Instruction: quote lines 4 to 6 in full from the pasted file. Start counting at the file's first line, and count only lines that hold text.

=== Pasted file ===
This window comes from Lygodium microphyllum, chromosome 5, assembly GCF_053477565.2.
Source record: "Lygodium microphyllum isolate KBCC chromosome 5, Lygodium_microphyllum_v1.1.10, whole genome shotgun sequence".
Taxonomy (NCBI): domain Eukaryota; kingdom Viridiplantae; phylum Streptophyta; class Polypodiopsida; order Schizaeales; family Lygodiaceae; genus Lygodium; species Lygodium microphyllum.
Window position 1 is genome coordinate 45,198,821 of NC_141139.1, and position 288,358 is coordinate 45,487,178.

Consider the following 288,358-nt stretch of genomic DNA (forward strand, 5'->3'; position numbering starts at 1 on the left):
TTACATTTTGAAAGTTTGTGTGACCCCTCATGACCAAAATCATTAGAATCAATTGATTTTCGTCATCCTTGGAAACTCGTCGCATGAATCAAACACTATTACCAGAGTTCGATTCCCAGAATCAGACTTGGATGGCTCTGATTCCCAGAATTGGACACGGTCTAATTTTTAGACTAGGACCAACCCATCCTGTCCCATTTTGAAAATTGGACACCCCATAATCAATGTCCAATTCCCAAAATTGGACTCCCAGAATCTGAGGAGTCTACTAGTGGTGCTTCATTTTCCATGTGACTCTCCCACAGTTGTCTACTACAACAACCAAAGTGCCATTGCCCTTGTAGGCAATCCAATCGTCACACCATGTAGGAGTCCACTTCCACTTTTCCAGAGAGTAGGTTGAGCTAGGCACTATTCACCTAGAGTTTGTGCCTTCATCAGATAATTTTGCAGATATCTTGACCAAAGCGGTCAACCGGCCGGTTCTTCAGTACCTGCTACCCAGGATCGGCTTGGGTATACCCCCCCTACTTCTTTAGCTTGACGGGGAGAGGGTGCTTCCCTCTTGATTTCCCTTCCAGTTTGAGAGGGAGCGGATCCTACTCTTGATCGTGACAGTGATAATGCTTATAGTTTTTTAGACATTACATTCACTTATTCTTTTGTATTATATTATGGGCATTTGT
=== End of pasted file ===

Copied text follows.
Window position 1 is genome coordinate 45,198,821 of NC_141139.1, and position 288,358 is coordinate 45,487,178.

Consider the following 288,358-nt stretch of genomic DNA (forward strand, 5'->3'; position numbering starts at 1 on the left):
TTACATTTTGAAAGTTTGTGTGACCCCTCATGACCAAAATCATTAGAATCAATTGATTTTCGTCATCCTTGGAAACTCGTCGCATGAATCAAACACTATTACCAGAGTTCGATTCCCAGAATCAGACTTGGATGGCTCTGATTCCCAGAATTGGACACGGTCTAATTTTTAGACTAGGACCAACCCATCCTGTCCCATTTTGAAAATTGGACACCCCATAATCAATGTCCAATTCCCAAAATTGGACTCCCAGAATCTGAGGAGTCTACTAGTGGTGCTTCATTTTCCATGTGACTCTCCCACAGTTGTCTACTACAACAACCAAAGTGCCATTGCCCTTGTAGGCAATCCAATCGTCACACCATGTAGGAGTCCACTTCCACTTTTCCAGAGAGTAGGTTGAGCTAGGCACTATTCACCTAGAGTTTGTGCCTTCATCAGATAATTTTGCAGATATCTTGACCAAAGCGGTCAACCGGCCGGTTCTTCAGTACCTGCTACCCAGGATCGGCTTGGGTATACCCCCCCTACTTCTTTAGCTTGACGGGGAGAGGGTGCTTCCCTCTTGATTTCCCTTCCAGTTTGAGAGGGAGCGGATCCTACTCTTGATCGTGACAGTGATAATGCTTATAGTTTTTTAGACATTACATTCACTTATTCTTTTGTATTATATTATGGGCATTTGT